|Native name: 奄美大島|
Amami Ōshima and surrounding islands
|Area||712.35 km2 (275.04 sq mi)|
|Largest city||Amami (pop. 46,668)|
|Population||approximately 66,000 (as of 1 April 2009)|
Amami Ōshima (奄美大島, Okinawan: Uushima (ウーシマ?); Amami: Ushima (ウシマ?)) is a semi-tropical island in the Amami Islands, which is part of the Ryukyu Archipelago in Japan. Ōshima literally means big island, and it is the largest of the Amami Islands. It lies roughly halfway between the islands of Okinawa and Kyūshū. Briefly part of the Ryūkyū Kingdom, in 1624 it was annexed by the daimyo of Satsuma. It also spent approximately seven years under American control following World War II.
Amami Ōshima is home to several rare or endangered animals, including the Amami Rabbit and the Lidth's Jay, both of which are now found only in Amami Ōshima and Tokunoshima. The Amami rabbit is sometimes called a living fossil because it represents an ancient Asian lineage that has elsewhere disappeared.
The island is also home to the habu[disambiguation needed], a type of venomous snake that can be found throughout the Ryūkyū Islands. Mongooses were brought in to kill some of the habu, as the bite from one can be fatal. As of today, the mongooses have bred with each other and are now becoming another problem. In fact, the increase in the mongoose population has been linked to the decline of the Amami rabbit and other endemic species.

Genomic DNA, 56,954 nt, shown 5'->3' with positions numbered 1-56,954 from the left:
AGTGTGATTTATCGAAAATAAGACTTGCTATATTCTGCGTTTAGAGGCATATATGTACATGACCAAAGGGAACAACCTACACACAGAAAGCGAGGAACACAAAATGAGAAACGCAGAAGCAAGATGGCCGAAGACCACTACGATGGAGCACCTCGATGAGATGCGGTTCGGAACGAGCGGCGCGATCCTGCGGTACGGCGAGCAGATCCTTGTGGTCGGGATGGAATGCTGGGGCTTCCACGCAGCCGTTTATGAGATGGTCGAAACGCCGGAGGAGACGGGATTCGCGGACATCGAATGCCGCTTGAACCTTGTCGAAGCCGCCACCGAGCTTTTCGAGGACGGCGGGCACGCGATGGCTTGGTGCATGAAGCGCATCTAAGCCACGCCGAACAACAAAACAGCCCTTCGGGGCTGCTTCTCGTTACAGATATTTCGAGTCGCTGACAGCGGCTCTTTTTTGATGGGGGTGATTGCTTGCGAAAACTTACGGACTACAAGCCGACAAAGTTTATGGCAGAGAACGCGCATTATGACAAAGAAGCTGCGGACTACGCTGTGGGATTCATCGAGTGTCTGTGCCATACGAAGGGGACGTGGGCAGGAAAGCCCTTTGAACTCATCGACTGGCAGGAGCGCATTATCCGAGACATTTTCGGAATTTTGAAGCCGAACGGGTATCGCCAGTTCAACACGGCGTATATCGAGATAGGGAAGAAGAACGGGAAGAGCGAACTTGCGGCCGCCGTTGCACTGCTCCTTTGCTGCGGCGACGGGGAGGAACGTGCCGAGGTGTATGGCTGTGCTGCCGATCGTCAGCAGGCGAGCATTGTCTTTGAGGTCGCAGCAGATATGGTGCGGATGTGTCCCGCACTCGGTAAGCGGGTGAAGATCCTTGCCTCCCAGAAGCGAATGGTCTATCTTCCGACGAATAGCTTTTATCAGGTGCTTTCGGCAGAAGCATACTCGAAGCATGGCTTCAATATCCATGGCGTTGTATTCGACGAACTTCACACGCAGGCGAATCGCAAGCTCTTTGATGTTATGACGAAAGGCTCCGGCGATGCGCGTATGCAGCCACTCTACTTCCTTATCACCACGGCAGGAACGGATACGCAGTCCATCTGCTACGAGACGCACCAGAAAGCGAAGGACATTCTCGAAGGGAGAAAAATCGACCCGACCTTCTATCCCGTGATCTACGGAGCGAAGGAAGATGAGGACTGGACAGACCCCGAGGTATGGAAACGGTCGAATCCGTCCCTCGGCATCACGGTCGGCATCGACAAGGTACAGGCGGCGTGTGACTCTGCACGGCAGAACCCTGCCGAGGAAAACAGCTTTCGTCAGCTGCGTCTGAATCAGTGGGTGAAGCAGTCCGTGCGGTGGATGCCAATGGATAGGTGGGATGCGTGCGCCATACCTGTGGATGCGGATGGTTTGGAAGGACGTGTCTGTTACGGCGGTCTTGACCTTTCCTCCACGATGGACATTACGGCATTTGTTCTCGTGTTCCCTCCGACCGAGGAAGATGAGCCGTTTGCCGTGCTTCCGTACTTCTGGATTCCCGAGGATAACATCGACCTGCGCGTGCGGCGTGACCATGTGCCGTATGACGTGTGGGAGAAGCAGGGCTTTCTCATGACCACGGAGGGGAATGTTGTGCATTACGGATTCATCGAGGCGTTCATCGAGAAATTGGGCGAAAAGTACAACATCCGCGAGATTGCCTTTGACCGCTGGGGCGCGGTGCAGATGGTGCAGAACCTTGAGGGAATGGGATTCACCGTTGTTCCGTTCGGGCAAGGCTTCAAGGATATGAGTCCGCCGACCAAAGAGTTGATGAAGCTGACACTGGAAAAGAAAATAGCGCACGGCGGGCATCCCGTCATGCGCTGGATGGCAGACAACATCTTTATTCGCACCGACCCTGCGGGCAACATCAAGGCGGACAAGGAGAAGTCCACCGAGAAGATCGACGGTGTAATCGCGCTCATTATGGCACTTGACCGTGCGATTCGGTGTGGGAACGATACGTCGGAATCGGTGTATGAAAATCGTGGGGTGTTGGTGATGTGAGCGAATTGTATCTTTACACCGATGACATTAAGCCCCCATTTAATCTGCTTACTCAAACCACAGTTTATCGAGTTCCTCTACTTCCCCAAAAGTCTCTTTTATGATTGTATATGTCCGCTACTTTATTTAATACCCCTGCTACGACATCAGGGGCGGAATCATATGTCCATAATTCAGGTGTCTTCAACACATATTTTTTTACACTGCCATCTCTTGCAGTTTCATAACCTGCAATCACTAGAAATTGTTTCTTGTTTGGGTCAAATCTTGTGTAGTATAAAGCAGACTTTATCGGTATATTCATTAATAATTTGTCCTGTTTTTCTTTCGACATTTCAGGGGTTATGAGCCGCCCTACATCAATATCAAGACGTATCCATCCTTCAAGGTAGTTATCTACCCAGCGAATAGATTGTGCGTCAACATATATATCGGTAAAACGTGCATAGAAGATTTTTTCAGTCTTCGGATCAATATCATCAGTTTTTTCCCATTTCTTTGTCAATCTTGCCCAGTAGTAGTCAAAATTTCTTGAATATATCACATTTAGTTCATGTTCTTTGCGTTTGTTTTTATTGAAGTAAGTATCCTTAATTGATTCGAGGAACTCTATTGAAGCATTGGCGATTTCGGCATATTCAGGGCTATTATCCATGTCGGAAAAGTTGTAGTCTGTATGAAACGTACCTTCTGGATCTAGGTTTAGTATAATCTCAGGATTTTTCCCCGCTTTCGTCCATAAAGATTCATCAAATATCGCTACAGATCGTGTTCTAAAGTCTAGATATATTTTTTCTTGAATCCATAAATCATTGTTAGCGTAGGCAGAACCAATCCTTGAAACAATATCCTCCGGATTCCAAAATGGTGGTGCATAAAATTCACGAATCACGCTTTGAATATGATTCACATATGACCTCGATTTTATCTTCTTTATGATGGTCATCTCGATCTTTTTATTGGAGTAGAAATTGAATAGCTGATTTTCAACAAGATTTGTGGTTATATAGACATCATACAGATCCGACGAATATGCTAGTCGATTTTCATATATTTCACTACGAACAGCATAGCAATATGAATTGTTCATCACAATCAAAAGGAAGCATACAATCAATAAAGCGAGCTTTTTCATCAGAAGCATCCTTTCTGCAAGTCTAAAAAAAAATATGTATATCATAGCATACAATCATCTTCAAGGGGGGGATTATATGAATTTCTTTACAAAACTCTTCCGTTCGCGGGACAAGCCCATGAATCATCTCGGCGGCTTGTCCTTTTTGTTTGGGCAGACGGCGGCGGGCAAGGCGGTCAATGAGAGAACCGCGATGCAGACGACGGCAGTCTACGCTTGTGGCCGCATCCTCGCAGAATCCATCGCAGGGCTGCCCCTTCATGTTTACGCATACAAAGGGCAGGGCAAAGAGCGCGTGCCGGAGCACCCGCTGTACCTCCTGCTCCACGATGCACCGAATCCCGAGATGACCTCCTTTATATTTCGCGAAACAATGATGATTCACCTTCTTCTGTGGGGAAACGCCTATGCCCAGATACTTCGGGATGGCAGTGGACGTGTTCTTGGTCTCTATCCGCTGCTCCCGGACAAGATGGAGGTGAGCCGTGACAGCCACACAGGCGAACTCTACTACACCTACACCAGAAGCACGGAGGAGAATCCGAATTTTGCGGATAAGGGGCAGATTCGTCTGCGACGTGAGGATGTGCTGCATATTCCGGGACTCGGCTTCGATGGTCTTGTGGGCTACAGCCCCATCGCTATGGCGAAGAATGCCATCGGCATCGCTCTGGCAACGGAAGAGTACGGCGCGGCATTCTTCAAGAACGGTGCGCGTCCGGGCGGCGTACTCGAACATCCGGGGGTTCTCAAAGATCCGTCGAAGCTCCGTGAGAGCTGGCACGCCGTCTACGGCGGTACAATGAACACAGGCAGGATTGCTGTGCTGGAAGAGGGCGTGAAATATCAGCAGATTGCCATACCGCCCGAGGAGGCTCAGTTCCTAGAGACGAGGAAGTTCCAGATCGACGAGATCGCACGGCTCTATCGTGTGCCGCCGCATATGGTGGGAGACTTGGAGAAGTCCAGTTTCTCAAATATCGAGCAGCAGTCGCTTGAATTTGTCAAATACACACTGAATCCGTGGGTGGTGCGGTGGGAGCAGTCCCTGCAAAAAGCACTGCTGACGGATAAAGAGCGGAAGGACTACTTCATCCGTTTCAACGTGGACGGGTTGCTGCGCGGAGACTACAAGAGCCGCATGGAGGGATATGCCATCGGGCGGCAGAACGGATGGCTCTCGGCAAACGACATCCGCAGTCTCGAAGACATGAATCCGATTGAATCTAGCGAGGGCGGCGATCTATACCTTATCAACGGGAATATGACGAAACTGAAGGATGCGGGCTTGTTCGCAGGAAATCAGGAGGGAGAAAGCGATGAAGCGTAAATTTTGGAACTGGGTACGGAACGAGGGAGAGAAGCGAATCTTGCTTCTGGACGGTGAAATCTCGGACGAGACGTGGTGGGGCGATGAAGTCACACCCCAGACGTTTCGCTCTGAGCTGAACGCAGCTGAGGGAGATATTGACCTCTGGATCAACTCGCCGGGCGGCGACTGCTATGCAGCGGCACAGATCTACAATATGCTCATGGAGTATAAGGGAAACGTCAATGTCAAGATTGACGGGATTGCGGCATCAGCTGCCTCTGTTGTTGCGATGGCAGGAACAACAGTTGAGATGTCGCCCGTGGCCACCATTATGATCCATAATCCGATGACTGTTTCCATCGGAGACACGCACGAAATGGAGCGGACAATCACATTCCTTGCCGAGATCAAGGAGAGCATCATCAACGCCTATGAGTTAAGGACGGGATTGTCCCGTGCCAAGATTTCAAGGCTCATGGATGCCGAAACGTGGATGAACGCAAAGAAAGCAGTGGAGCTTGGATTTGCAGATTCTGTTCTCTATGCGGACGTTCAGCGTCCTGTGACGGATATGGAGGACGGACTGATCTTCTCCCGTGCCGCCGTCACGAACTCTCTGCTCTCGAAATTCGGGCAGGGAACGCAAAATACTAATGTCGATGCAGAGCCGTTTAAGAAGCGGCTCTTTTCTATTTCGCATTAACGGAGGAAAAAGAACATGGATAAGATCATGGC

Amami Ōshima is located approximately 300 km north of Okinawa Island and 380 km south of Kyūshū. It is surrounded by the East China Sea on the west and the Pacific Ocean on the East. With an area of 712.35 km², it is the second-largest of the Ryūkyū Islands after Okinawa Island and the seventh-largest island in Japan (excluding the disputed Kuril Islands).
Two dialects of the Amami language are spoken in Amami Ōshima: the Northern Ōshima dialect and the Southern Ōshima dialect. These dialects are part of the Ryukyuan languages group. According to Ethnologue, as of 2004 there were about 10,000 speakers of the Northern Ōshima dialect and about 1,800 speakers of the Southern Ōshima dialect. These dialects are now spoken mostly by older residents of the island, while most of the younger generations are monolingual in Japanese. The Amami language, including the Ōshima dialects, is classified as endangered by UNESCO.
The island is served by Amami Airport and Naze Port in the city of Amami.
|Wikimedia Commons has media related to: Amami Oshima|
- Watari Y, Yamada F, Sugimura K, Takatsuki S. 2006. Direct and indirect effects of an alien mongoose (Herpestes javanicus) on the native animal community on Amami-Oshima Island, southern Japan, as inferred from distribution patterns of animals.